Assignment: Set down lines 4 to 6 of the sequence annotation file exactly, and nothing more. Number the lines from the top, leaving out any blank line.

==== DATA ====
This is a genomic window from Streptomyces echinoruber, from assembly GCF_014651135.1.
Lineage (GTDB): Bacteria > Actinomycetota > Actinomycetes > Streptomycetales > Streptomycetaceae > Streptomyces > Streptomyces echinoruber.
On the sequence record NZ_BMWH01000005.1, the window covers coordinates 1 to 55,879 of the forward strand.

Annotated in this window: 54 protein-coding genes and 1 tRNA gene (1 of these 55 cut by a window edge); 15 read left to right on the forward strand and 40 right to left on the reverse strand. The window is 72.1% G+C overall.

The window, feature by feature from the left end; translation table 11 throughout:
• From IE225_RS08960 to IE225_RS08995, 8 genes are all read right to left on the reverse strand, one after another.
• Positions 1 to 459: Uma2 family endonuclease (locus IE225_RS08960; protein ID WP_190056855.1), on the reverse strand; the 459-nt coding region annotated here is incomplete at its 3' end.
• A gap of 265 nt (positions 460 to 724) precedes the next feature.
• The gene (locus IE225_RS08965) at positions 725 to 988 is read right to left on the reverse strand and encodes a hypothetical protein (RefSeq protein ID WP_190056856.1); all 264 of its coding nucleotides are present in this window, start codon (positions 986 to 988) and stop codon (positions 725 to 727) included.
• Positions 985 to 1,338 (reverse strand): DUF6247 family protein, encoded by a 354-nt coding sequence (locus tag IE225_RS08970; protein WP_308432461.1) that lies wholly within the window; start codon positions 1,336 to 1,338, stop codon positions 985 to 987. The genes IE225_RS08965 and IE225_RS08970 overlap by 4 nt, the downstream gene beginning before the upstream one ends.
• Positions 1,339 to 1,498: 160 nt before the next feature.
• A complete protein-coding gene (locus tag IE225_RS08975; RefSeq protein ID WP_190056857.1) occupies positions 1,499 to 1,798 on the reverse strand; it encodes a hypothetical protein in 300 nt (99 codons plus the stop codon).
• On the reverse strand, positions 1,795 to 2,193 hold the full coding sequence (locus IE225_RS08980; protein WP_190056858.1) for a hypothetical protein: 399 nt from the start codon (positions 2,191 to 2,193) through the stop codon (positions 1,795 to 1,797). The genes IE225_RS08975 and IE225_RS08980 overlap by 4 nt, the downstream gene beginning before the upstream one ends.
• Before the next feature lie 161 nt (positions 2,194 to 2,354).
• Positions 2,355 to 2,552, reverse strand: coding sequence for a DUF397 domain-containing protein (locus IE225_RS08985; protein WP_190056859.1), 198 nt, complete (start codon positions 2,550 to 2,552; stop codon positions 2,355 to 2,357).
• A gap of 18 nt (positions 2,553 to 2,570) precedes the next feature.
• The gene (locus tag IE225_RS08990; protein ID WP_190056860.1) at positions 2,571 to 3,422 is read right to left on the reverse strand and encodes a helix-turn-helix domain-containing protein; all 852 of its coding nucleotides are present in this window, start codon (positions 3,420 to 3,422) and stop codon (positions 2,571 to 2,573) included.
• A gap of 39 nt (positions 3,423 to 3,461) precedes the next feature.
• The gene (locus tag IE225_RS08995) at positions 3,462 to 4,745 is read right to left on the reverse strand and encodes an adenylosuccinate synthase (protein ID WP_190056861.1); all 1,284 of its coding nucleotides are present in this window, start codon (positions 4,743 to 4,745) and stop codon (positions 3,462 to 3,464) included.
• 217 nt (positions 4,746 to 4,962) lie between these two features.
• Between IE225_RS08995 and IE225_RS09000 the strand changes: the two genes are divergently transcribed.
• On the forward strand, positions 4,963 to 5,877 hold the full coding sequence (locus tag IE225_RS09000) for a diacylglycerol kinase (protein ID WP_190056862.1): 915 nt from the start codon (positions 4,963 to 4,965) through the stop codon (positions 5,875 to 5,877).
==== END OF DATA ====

Annotated in this window: 54 protein-coding genes and 1 tRNA gene (1 of these 55 cut by a window edge); 15 read left to right on the forward strand and 40 right to left on the reverse strand. The window is 72.1% G+C overall.

The window, feature by feature from the left end; translation table 11 throughout:
• From IE225_RS08960 to IE225_RS08995, 8 genes are all read right to left on the reverse strand, one after another.